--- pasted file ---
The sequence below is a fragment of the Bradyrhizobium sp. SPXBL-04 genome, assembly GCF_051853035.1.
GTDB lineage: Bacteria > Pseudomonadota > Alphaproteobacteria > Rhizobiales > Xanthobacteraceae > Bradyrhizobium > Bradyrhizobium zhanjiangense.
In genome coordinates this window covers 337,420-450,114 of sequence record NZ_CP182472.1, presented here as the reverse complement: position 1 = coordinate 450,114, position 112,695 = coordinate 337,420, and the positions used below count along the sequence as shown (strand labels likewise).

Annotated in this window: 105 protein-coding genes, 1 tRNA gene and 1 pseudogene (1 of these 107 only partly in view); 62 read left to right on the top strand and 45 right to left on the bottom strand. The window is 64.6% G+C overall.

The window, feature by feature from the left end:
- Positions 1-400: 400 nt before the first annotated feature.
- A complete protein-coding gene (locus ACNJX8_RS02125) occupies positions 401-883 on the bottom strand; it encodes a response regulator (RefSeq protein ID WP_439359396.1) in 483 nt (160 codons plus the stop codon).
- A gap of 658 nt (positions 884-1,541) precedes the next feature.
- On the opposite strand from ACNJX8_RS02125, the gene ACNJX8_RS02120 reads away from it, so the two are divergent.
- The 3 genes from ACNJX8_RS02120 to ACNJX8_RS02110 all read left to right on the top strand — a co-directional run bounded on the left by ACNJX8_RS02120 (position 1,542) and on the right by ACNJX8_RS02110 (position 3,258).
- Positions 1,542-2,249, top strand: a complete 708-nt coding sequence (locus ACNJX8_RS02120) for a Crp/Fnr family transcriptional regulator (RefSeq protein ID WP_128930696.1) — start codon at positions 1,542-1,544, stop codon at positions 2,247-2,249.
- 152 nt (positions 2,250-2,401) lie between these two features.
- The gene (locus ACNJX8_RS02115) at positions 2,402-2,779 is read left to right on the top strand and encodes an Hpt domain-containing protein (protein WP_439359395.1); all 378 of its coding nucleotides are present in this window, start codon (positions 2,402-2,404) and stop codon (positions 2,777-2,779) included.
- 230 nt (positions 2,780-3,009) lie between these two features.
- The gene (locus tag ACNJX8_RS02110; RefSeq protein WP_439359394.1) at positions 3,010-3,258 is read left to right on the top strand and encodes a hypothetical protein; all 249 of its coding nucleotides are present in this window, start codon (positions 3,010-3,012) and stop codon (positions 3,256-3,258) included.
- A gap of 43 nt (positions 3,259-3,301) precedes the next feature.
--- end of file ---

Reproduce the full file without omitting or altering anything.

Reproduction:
The sequence below is a fragment of the Bradyrhizobium sp. SPXBL-04 genome, assembly GCF_051853035.1.
GTDB lineage: Bacteria > Pseudomonadota > Alphaproteobacteria > Rhizobiales > Xanthobacteraceae > Bradyrhizobium > Bradyrhizobium zhanjiangense.
In genome coordinates this window covers 337,420-450,114 of sequence record NZ_CP182472.1, presented here as the reverse complement: position 1 = coordinate 450,114, position 112,695 = coordinate 337,420, and the positions used below count along the sequence as shown (strand labels likewise).

Annotated in this window: 105 protein-coding genes, 1 tRNA gene and 1 pseudogene (1 of these 107 only partly in view); 62 read left to right on the top strand and 45 right to left on the bottom strand. The window is 64.6% G+C overall.

The window, feature by feature from the left end:
- Positions 1-400: 400 nt before the first annotated feature.
- A complete protein-coding gene (locus ACNJX8_RS02125) occupies positions 401-883 on the bottom strand; it encodes a response regulator (RefSeq protein ID WP_439359396.1) in 483 nt (160 codons plus the stop codon).
- A gap of 658 nt (positions 884-1,541) precedes the next feature.
- On the opposite strand from ACNJX8_RS02125, the gene ACNJX8_RS02120 reads away from it, so the two are divergent.
- The 3 genes from ACNJX8_RS02120 to ACNJX8_RS02110 all read left to right on the top strand — a co-directional run bounded on the left by ACNJX8_RS02120 (position 1,542) and on the right by ACNJX8_RS02110 (position 3,258).
- Positions 1,542-2,249, top strand: a complete 708-nt coding sequence (locus ACNJX8_RS02120) for a Crp/Fnr family transcriptional regulator (RefSeq protein ID WP_128930696.1) — start codon at positions 1,542-1,544, stop codon at positions 2,247-2,249.
- 152 nt (positions 2,250-2,401) lie between these two features.
- The gene (locus ACNJX8_RS02115) at positions 2,402-2,779 is read left to right on the top strand and encodes an Hpt domain-containing protein (protein WP_439359395.1); all 378 of its coding nucleotides are present in this window, start codon (positions 2,402-2,404) and stop codon (positions 2,777-2,779) included.
- 230 nt (positions 2,780-3,009) lie between these two features.
- The gene (locus tag ACNJX8_RS02110; RefSeq protein WP_439359394.1) at positions 3,010-3,258 is read left to right on the top strand and encodes a hypothetical protein; all 249 of its coding nucleotides are present in this window, start codon (positions 3,010-3,012) and stop codon (positions 3,256-3,258) included.
- A gap of 43 nt (positions 3,259-3,301) precedes the next feature.